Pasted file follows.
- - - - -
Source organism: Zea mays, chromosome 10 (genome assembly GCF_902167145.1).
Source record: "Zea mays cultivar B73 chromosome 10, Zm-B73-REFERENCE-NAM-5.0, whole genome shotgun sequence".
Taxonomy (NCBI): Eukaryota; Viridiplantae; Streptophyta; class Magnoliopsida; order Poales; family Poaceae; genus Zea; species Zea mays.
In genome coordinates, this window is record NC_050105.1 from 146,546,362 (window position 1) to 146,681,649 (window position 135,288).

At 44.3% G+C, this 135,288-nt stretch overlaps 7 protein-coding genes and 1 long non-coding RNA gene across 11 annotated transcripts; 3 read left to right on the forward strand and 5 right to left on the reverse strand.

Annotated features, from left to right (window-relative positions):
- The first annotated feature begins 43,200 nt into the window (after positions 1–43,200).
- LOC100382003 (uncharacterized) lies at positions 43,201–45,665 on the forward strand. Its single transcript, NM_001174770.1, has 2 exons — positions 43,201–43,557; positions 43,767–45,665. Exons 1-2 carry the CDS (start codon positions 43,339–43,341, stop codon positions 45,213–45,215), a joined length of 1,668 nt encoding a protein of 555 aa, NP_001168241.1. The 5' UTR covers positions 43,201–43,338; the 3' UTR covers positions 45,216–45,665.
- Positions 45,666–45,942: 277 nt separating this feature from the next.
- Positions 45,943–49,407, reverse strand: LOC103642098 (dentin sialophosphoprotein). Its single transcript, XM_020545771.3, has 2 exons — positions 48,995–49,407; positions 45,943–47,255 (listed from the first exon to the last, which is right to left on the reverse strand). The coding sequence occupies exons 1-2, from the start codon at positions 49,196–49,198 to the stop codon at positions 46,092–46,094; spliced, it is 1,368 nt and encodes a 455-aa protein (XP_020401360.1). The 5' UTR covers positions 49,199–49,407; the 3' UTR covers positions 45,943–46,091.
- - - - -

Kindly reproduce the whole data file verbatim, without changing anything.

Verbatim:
Source organism: Zea mays, chromosome 10 (genome assembly GCF_902167145.1).
Source record: "Zea mays cultivar B73 chromosome 10, Zm-B73-REFERENCE-NAM-5.0, whole genome shotgun sequence".
Taxonomy (NCBI): Eukaryota; Viridiplantae; Streptophyta; class Magnoliopsida; order Poales; family Poaceae; genus Zea; species Zea mays.
In genome coordinates, this window is record NC_050105.1 from 146,546,362 (window position 1) to 146,681,649 (window position 135,288).

At 44.3% G+C, this 135,288-nt stretch overlaps 7 protein-coding genes and 1 long non-coding RNA gene across 11 annotated transcripts; 3 read left to right on the forward strand and 5 right to left on the reverse strand.

Annotated features, from left to right (window-relative positions):
- The first annotated feature begins 43,200 nt into the window (after positions 1–43,200).
- LOC100382003 (uncharacterized) lies at positions 43,201–45,665 on the forward strand. Its single transcript, NM_001174770.1, has 2 exons — positions 43,201–43,557; positions 43,767–45,665. Exons 1-2 carry the CDS (start codon positions 43,339–43,341, stop codon positions 45,213–45,215), a joined length of 1,668 nt encoding a protein of 555 aa, NP_001168241.1. The 5' UTR covers positions 43,201–43,338; the 3' UTR covers positions 45,216–45,665.
- Positions 45,666–45,942: 277 nt separating this feature from the next.
- Positions 45,943–49,407, reverse strand: LOC103642098 (dentin sialophosphoprotein). Its single transcript, XM_020545771.3, has 2 exons — positions 48,995–49,407; positions 45,943–47,255 (listed from the first exon to the last, which is right to left on the reverse strand). The coding sequence occupies exons 1-2, from the start codon at positions 49,196–49,198 to the stop codon at positions 46,092–46,094; spliced, it is 1,368 nt and encodes a 455-aa protein (XP_020401360.1). The 5' UTR covers positions 49,199–49,407; the 3' UTR covers positions 45,943–46,091.